Statement from Reno Rodeo:
The Reno Rodeo has been proactive in protecting animals for some time. The Reno Rodeo takes the issue of livestock welfare very seriously and in an effort to protect our livestock, fans, sponsors, contestants and volunteers we have developed and implemented several steps to ensure their protection. Our strict standards coupled with the Professional Rodeo Cowboys Association (PRCA) rules represent a very high standard for the treatment of the livestock while they are in Reno.
Reno Rodeo leadership has fully reviewed and gathered facts surrounding recently released photos that were taken behind the scenes at the 2013 rodeo. The photos show livestock handlers moving a bucking horse through an alleyway into the bucking chute area. After this review we have made the decision that the actions depicted in these photos do not meet our high standards for livestock handling. We are pleased to report that the horse in the photos was not injured and went on to be successfully loaded in the bucking chute and competed normally. We do not believe the accounts reported are accurate; however, the photo does not seem to depict the higher level of handling we expect at our event. Consequently, when we decide who to contract with to provide livestock for the 2014 event the individual and the firm he represents will not be considered and will not be invited back.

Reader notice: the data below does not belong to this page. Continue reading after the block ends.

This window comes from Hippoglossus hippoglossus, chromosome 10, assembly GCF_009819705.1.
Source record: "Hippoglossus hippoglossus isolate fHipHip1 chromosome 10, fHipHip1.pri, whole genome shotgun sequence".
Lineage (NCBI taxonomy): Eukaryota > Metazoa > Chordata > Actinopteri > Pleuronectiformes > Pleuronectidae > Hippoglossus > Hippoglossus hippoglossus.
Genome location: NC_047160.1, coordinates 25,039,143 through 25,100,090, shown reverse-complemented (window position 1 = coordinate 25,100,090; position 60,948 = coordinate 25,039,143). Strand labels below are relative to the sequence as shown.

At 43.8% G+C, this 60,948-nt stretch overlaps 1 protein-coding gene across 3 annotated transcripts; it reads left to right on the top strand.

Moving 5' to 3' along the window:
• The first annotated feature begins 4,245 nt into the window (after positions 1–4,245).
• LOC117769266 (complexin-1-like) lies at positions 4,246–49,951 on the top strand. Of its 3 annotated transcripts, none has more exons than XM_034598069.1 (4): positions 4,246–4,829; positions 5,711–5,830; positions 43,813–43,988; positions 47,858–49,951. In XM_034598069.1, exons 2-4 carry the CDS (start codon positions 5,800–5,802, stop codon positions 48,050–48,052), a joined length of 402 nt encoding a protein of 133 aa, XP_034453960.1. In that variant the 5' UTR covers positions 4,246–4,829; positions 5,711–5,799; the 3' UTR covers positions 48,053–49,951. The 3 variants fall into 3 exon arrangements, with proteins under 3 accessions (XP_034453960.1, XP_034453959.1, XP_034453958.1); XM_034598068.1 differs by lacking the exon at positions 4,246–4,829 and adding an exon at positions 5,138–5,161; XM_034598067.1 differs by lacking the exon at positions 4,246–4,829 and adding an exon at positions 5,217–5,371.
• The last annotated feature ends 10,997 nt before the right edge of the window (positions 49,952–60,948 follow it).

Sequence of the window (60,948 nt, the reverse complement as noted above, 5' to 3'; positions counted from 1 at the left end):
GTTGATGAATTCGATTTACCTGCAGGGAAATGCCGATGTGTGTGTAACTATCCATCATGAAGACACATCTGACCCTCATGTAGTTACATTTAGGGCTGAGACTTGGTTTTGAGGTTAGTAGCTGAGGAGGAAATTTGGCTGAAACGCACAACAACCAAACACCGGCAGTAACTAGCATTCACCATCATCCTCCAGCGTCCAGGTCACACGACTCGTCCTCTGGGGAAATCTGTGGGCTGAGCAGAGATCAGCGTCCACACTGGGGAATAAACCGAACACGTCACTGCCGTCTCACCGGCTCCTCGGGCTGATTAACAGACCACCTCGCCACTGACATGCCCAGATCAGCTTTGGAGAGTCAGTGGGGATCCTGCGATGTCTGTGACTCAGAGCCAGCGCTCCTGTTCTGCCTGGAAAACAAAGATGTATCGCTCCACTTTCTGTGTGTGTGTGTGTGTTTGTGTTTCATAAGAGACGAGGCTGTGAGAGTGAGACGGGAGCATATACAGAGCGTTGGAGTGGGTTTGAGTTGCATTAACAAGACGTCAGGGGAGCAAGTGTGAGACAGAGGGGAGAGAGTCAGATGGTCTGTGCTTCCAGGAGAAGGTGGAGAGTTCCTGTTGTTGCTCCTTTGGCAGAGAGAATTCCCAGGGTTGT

We appreciate the wonderful support from the community and the media that we received in 2013 allowing us to support many great charitable causes in our community. We will continue to strive to make our event better in order to bring important economic impact to our community while promoting our rich western heritage.
RENO, Nev. (AP) - The Reno Rodeo is cutting ties with a livestock provider after its investigation into allegations that a bucking horse was shocked during last week's event.
In a statement to the Reno-Gazette Journal the rodeo says actions shown in a photo "do not meet our high standards for livestock handling."
The livestock provider was not identified.
Rodeo officials say the horse depicted in the photos was not injured.
An investigation was launched Monday after Reno resident Ellie Lopez-Bowlan provided a short video and photos of horse allegedly shocked at the 2013 Reno Rodeo on June 28.
Shocking devices are allowed under Professional Rodeo Cowboys Association rules when a horse stalls in the chutes. The Reno Rodeo this year banned them in the bareback and saddle bronc events.